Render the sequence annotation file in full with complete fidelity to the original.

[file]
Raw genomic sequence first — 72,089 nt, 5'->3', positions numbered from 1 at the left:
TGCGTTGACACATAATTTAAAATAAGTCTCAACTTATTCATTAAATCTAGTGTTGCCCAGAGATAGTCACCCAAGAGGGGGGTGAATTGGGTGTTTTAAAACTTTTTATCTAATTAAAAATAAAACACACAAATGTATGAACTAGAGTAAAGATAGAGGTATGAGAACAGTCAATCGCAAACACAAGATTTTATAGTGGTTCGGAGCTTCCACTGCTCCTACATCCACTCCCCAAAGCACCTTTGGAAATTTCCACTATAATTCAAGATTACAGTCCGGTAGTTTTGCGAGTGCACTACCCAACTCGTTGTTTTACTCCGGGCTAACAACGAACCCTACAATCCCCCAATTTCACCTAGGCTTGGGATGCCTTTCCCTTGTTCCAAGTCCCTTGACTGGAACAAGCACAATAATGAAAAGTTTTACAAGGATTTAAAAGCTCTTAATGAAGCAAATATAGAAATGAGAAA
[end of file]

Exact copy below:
Raw genomic sequence first — 72,089 nt, 5'->3', positions numbered from 1 at the left:
TGCGTTGACACATAATTTAAAATAAGTCTCAACTTATTCATTAAATCTAGTGTTGCCCAGAGATAGTCACCCAAGAGGGGGGTGAATTGGGTGTTTTAAAACTTTTTATCTAATTAAAAATAAAACACACAAATGTATGAACTAGAGTAAAGATAGAGGTATGAGAACAGTCAATCGCAAACACAAGATTTTATAGTGGTTCGGAGCTTCCACTGCTCCTACATCCACTCCCCAAAGCACCTTTGGAAATTTCCACTATAATTCAAGATTACAGTCCGGTAGTTTTGCGAGTGCACTACCCAACTCGTTGTTTTACTCCGGGCTAACAACGAACCCTACAATCCCCCAATTTCACCTAGGCTTGGGATGCCTTTCCCTTGTTCCAAGTCCCTTGACTGGAACAAGCACAATAATGAAAAGTTTTACAAGGATTTAAAAGCTCTTAATGAAGCAAATATAGAAATGAGAAA